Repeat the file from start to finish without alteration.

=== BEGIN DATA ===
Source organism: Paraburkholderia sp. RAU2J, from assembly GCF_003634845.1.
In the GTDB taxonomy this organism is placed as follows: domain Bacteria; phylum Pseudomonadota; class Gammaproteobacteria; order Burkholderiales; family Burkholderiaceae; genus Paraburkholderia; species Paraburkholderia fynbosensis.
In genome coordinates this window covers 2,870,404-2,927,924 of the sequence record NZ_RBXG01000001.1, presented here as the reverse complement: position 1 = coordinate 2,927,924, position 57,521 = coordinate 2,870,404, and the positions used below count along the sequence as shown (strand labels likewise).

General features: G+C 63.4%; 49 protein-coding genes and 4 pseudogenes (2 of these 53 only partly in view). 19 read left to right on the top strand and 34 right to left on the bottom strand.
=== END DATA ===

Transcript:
Source organism: Paraburkholderia sp. RAU2J, from assembly GCF_003634845.1.
In the GTDB taxonomy this organism is placed as follows: domain Bacteria; phylum Pseudomonadota; class Gammaproteobacteria; order Burkholderiales; family Burkholderiaceae; genus Paraburkholderia; species Paraburkholderia fynbosensis.
In genome coordinates this window covers 2,870,404-2,927,924 of the sequence record NZ_RBXG01000001.1, presented here as the reverse complement: position 1 = coordinate 2,927,924, position 57,521 = coordinate 2,870,404, and the positions used below count along the sequence as shown (strand labels likewise).

General features: G+C 63.4%; 49 protein-coding genes and 4 pseudogenes (2 of these 53 only partly in view). 19 read left to right on the top strand and 34 right to left on the bottom strand.